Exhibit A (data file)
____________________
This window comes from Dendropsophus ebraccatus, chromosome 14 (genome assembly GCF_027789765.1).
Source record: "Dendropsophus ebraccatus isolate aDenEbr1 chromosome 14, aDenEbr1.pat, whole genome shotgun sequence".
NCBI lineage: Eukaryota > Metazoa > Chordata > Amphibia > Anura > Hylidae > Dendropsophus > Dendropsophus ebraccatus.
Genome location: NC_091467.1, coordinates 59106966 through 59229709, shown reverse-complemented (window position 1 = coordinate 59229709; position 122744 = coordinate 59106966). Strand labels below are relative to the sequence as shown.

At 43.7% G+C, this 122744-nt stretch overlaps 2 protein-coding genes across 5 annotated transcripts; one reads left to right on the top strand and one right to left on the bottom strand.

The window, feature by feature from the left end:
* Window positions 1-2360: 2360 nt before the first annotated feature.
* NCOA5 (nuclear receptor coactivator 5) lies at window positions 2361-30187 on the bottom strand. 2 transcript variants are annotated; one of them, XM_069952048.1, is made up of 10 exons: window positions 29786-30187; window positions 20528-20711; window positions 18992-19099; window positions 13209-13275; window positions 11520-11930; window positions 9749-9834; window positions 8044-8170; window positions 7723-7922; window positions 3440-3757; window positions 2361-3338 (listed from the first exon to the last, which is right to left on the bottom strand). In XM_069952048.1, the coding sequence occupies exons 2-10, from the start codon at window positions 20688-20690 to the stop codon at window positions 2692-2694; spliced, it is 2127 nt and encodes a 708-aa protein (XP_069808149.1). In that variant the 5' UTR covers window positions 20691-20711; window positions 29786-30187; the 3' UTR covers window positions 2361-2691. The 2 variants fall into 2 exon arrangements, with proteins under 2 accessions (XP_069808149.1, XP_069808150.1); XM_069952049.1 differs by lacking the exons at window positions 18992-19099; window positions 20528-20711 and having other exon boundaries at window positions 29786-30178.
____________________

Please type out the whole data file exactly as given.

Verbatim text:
This window comes from Dendropsophus ebraccatus, chromosome 14 (genome assembly GCF_027789765.1).
Source record: "Dendropsophus ebraccatus isolate aDenEbr1 chromosome 14, aDenEbr1.pat, whole genome shotgun sequence".
NCBI lineage: Eukaryota > Metazoa > Chordata > Amphibia > Anura > Hylidae > Dendropsophus > Dendropsophus ebraccatus.
Genome location: NC_091467.1, coordinates 59106966 through 59229709, shown reverse-complemented (window position 1 = coordinate 59229709; position 122744 = coordinate 59106966). Strand labels below are relative to the sequence as shown.

At 43.7% G+C, this 122744-nt stretch overlaps 2 protein-coding genes across 5 annotated transcripts; one reads left to right on the top strand and one right to left on the bottom strand.

The window, feature by feature from the left end:
* Window positions 1-2360: 2360 nt before the first annotated feature.
* NCOA5 (nuclear receptor coactivator 5) lies at window positions 2361-30187 on the bottom strand. 2 transcript variants are annotated; one of them, XM_069952048.1, is made up of 10 exons: window positions 29786-30187; window positions 20528-20711; window positions 18992-19099; window positions 13209-13275; window positions 11520-11930; window positions 9749-9834; window positions 8044-8170; window positions 7723-7922; window positions 3440-3757; window positions 2361-3338 (listed from the first exon to the last, which is right to left on the bottom strand). In XM_069952048.1, the coding sequence occupies exons 2-10, from the start codon at window positions 20688-20690 to the stop codon at window positions 2692-2694; spliced, it is 2127 nt and encodes a 708-aa protein (XP_069808149.1). In that variant the 5' UTR covers window positions 20691-20711; window positions 29786-30187; the 3' UTR covers window positions 2361-2691. The 2 variants fall into 2 exon arrangements, with proteins under 2 accessions (XP_069808149.1, XP_069808150.1); XM_069952049.1 differs by lacking the exons at window positions 18992-19099; window positions 20528-20711 and having other exon boundaries at window positions 29786-30178.